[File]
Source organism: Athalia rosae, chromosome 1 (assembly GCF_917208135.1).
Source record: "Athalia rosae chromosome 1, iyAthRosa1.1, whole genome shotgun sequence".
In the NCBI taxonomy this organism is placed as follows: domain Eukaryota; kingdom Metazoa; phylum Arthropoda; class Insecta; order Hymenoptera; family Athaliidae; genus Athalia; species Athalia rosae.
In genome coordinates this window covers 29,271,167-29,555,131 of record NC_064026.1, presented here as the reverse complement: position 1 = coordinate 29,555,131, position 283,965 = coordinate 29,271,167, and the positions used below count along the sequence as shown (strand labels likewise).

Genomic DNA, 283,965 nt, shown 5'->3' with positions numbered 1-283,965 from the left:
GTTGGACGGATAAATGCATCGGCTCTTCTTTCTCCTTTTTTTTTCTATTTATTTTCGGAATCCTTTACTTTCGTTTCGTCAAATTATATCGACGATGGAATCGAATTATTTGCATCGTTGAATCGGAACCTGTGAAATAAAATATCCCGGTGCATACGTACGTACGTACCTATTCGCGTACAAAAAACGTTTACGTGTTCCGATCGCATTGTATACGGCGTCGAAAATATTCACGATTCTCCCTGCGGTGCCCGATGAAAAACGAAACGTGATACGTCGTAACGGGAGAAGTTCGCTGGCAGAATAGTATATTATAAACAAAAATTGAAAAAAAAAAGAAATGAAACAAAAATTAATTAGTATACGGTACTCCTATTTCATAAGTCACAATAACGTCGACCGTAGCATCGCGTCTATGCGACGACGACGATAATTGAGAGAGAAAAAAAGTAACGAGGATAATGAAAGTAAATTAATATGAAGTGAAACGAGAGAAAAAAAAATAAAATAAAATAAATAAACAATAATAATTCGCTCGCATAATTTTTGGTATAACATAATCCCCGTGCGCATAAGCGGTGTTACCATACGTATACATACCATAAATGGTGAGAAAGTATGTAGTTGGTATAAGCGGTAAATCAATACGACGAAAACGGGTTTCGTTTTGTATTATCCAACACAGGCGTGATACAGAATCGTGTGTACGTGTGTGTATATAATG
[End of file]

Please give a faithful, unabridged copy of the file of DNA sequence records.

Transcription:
Source organism: Athalia rosae, chromosome 1 (assembly GCF_917208135.1).
Source record: "Athalia rosae chromosome 1, iyAthRosa1.1, whole genome shotgun sequence".
In the NCBI taxonomy this organism is placed as follows: domain Eukaryota; kingdom Metazoa; phylum Arthropoda; class Insecta; order Hymenoptera; family Athaliidae; genus Athalia; species Athalia rosae.
In genome coordinates this window covers 29,271,167-29,555,131 of record NC_064026.1, presented here as the reverse complement: position 1 = coordinate 29,555,131, position 283,965 = coordinate 29,271,167, and the positions used below count along the sequence as shown (strand labels likewise).

Genomic DNA, 283,965 nt, shown 5'->3' with positions numbered 1-283,965 from the left:
GTTGGACGGATAAATGCATCGGCTCTTCTTTCTCCTTTTTTTTTCTATTTATTTTCGGAATCCTTTACTTTCGTTTCGTCAAATTATATCGACGATGGAATCGAATTATTTGCATCGTTGAATCGGAACCTGTGAAATAAAATATCCCGGTGCATACGTACGTACGTACCTATTCGCGTACAAAAAACGTTTACGTGTTCCGATCGCATTGTATACGGCGTCGAAAATATTCACGATTCTCCCTGCGGTGCCCGATGAAAAACGAAACGTGATACGTCGTAACGGGAGAAGTTCGCTGGCAGAATAGTATATTATAAACAAAAATTGAAAAAAAAAAGAAATGAAACAAAAATTAATTAGTATACGGTACTCCTATTTCATAAGTCACAATAACGTCGACCGTAGCATCGCGTCTATGCGACGACGACGATAATTGAGAGAGAAAAAAAGTAACGAGGATAATGAAAGTAAATTAATATGAAGTGAAACGAGAGAAAAAAAAATAAAATAAAATAAATAAACAATAATAATTCGCTCGCATAATTTTTGGTATAACATAATCCCCGTGCGCATAAGCGGTGTTACCATACGTATACATACCATAAATGGTGAGAAAGTATGTAGTTGGTATAAGCGGTAAATCAATACGACGAAAACGGGTTTCGTTTTGTATTATCCAACACAGGCGTGATACAGAATCGTGTGTACGTGTGTGTATATAATG